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JEN-SON Lathe

Although the background of the unusual "Jen-son" is unknown, it could, having its flat-topped bed machined with angled edges (and other design clues) have been English in origin. With its headstock pulley intended to take a round-rope "gut" drive the lathe looks to have manufactured circa 1900 to 1920 - though it may, just possibly, have been offered as late as the 1930s. Oddly, for a relatively simple and light lathe, it was fitted with a lever-action collet closer, the unit being carried on a bracket secured with bolts to the top of each spindle bearing housing. The bed, its chip tray, feet and the headstock were cast as one, with the latter somewhat cantilevered out from the end of the bed and carrying a 4-step pulley. Driven by a countershaft of simple construction -  a large central plain bearing with drive and driven pulleys overhung on opposite sides - the drive must have been intended to come from below, the makers fitting a wide jockey pulley at the front of the bed in order to stop the belt rubbing on the casting.
Drive to the carriage was by changewheels (through a lever-operated mechanism that appears to have operated a dog clutch), to a shaft that ran down the back of the bed. From there, at the tailstock end, it was transferred by a gear train to a leadscrew that ran down the bed's centre line, rather in the manner of an early Drummond.  Interestingly, the screwcutting chart was marked with columns that suggested changes of pitch could be obtained by altering the gearing at this right-hand end (and the provision of a short banjo arm at this point would seem to offer confirmation) even though it's something of a mystery as to how this bracket carried the gears. This convoluted system (though not the use of changewheels at the "wrong" end) was often used on early full-sized lathes when power-cross feed was required (and some smaller ones until the 1930s, for example, the Pools Major with a sliding worm wheel being mounted on the drive shaft and the other necessary gearing fitted to the back of the carriage).
Arranged conventionally with a leadscrew clasp-nuts in conjunction with a rack-and-pinion drive for hand operation, the carriage carried a handwheel of  distinctive design with finger cut-outs in the periphery and a cast-in radial bar that extended beyond the rim and carried a knurled handle. The compound slide rest used a short cross slide with a long (but not long enough) cast extension at the rear to protect the feed screw from swarf. Unusually for a small lathe of this era the cross-feed micrometer dial was large and clearly engraved. In order to provide a long enough travel the cross-slide ways were extended well forwards but, with the slide in any normal working position, the front of the screw was left exposed.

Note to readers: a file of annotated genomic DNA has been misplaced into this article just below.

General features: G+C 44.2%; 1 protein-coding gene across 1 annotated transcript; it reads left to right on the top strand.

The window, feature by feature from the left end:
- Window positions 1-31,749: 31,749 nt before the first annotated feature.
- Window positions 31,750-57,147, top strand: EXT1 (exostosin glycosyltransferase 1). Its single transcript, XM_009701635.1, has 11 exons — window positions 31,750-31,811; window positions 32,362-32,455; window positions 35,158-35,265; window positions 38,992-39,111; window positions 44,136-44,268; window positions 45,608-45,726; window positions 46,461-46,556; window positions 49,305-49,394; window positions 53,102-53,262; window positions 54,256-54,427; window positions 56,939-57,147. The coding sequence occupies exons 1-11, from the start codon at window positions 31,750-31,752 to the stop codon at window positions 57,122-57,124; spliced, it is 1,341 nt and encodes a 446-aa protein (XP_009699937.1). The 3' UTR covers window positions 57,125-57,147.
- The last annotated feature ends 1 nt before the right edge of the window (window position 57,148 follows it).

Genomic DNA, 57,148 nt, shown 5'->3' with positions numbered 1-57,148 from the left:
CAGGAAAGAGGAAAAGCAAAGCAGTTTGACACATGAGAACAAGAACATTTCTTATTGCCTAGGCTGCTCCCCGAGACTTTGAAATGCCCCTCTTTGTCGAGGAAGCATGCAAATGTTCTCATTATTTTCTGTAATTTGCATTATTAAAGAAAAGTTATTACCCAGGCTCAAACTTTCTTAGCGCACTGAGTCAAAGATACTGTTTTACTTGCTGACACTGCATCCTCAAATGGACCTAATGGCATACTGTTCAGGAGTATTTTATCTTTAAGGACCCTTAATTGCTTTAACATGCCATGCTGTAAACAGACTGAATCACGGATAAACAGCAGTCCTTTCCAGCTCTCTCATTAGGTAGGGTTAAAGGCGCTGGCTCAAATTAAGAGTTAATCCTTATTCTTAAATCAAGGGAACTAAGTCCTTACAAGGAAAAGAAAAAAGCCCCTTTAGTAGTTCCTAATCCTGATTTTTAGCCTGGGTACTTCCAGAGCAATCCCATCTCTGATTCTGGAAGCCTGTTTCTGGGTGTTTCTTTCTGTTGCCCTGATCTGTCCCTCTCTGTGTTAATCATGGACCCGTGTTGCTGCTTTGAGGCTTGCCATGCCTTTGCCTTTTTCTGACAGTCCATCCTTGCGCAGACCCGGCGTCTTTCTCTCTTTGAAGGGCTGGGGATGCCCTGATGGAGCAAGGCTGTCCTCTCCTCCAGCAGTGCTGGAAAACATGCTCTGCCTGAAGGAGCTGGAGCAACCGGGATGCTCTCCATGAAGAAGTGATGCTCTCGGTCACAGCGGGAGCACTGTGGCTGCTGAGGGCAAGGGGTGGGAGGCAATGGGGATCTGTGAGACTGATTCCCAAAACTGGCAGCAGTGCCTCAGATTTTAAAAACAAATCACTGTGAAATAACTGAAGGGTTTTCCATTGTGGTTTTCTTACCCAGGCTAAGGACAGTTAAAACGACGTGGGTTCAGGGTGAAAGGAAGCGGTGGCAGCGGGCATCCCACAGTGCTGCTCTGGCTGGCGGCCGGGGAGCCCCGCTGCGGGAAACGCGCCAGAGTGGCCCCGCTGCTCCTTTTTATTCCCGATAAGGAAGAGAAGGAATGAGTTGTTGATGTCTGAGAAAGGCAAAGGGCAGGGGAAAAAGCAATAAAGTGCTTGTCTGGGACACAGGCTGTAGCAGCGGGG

If any reader has a Jen-son lathe the writer would be interested to hear from you..

Jen-son lathe with the headstock casting cantilevered away from the end of the bed.

A jockey pulley, found fitted to more than one example of the Jen-Son, that allowed the belt from the base-mounted countershaft to pass over the front face of the headstock.

The carriage traverse handle (top right), like that fitted to the tailstock barrel, was of very distinctive design with finger cut-outs and a cast-in radial bar that extended beyond the rim and carried a knurled handle.

The leadscrew ran down the centre of the bed, n the style of an early Drummond flat bed (with the changewheel drive passing through a mechanism that appears to have operated a dog clutch) the drive being taken down the back of the bed by a drive shaft to a set of gears arranged, in a 1 : 1 train, across the tailstock end of the bed.

The compound slide rest used a short cross slide with a long (but not long enough) cast extension at the rear to protect the feed screw from swarf. In order to provide a long enough travel the cross-slide ways were extended well forwards but, with the slide in any normal working position, the front of the screw was left exposed. Unusually for a small lathe of this era the cross-feed micrometer dial was large and clearly engraved.

The simple base-mounted countershaft, had a large central bearing with the drive and driven pulleys overhung on opposite sides.

A foot pedal was provided to lift the countershaft and allow changes of speed.

The drive from handwheels to leadscrew was taken by a rear-mounted drive shaft to a set of gears arranged, in a 1 : 1 train, across the tailstock end of the bed - although it is possible that the gearing could have been adapted to other ratios by the use of a banjo arm or pick-off gears.

A slightly different Jen-son - possibly an earlier model. This too has the jockey wheel in front of the headstock

Lever-action collet closer

E-MAIL   Tony@lathes.co.uk
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JEN-SON Lathe